Ukraine may face snap election over language law crisis
UKRAINIAN PRESIDENT Viktor Yanukovich has threatened to call snap elections after his allies sparked a political crisis by rushing through a new law boosting the status of the Russian language.
More than 1,000 protesters clashed with police in central Kiev yesterday, parliamentary speaker Volodymyr Lytvyn and one of his deputies announced their resignations, and seven politicians went on hunger strike over the law, which was passed on Tuesday evening.
The vote took place amid chaotic scenes in parliament after an unexpected proposal by a pro-Yanukovich deputy. The speed of events prevented opposition parties debating the legislation or gathering all their deputies in the chamber for the vote.
“I was cheated, Ukraine was cheated, the people were cheated,” Mr Lytvyn said.
He was not present for the vote, and accused a deputy who presided over Tuesday’s session of betrayal.
Police used tear gas and batons to disperse protesters yesterday morning, and a Kiev court later announced a ban lasting several days on public gatherings in the city centre.
“There are all signs of a real political crisis in Ukraine and it will develop further,” said opposition leader Arseniy Yatsenyuk.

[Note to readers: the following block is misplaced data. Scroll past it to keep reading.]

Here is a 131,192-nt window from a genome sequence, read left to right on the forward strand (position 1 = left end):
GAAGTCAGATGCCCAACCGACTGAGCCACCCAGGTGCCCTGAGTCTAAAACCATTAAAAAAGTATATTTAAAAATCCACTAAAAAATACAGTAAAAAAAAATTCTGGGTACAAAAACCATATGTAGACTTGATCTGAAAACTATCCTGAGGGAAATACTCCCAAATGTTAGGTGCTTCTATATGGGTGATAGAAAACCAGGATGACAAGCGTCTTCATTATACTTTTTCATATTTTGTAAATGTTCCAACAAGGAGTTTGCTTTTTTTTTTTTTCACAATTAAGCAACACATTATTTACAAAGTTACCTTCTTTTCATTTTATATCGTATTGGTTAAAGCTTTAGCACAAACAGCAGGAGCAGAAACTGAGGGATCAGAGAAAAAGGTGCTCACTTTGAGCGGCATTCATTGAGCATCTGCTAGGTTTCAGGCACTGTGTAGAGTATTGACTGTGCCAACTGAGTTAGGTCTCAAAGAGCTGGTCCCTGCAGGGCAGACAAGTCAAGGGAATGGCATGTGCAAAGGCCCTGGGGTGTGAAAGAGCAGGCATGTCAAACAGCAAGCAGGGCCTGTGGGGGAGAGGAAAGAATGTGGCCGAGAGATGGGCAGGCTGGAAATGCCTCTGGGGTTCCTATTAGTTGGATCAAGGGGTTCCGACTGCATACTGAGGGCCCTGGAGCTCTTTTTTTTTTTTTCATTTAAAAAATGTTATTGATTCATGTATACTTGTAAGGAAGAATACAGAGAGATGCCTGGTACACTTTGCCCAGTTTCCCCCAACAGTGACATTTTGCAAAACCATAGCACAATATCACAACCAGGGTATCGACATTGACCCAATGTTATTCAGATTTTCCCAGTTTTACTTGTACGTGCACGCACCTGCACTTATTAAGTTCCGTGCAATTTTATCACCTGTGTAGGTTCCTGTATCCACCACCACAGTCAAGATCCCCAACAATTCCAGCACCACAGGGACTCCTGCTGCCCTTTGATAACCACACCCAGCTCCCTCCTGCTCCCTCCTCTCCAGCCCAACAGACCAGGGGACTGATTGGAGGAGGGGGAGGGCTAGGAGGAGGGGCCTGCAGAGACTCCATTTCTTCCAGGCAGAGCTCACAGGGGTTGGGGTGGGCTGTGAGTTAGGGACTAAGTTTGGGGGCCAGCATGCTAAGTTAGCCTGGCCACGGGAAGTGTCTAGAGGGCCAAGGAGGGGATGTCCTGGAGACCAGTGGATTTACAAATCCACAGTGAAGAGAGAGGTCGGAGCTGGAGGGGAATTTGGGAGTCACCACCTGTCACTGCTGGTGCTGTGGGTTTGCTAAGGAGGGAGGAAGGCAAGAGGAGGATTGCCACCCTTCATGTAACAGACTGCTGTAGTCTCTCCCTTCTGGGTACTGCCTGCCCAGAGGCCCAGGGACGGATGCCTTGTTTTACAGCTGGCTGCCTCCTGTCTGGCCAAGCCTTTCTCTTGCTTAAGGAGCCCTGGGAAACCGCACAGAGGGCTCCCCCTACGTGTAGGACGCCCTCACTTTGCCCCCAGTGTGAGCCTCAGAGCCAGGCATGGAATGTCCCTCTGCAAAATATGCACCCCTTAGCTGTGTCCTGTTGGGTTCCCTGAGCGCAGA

The new law raises the status of Russian to allow it to be used instead of Ukrainian in schools, public offices and courts in 11 regions where it is spoken widely.
Across large swathes of eastern and southern Ukraine – where Mr Yanukovich hails from and draws most of his support – most people prefer to speak Russian over Ukrainian and seek closer ties with Moscow rather than the European Union and United States.
In western Ukraine, however, most people want to join the EU and view Russia with suspicion, recalling how the use of Ukrainian was banned in schools during Tsarist times and discouraged during the Soviet era.
“This is not a language issue; this is a splitting of the country,” said Vitali Klitschko, heavyweight boxing champion and opposition politician who left yesterday’s protests suffering from the effects of tear gas and with one arm bloodied after being allegedly hit by a bottle.
As the clashes compounded the sense of political crisis yesterday, Mr Yanukovich postponed a planned press conference to hail the success of the Euro 2012 football championship, which Ukraine co-hosted with Poland.
Instead, he met party leaders and said he might call a snap general election rather than wait for a planned ballot in October if the situation in parliament deteriorated further.
“But I think we have to exhaust all possibilities before we start this process,” he added.
The EU and US have lambasted Mr Yanukovich for allowing his main rival, former premier Yulia Tymoshenko, to be jailed along with several allies in cases they say are politically motivated.
The European Court of Human Rights this week ordered Ukraine to pay damages over the detention of Yuri Lutsenko, a former interior minister under Ms Tymoshenko.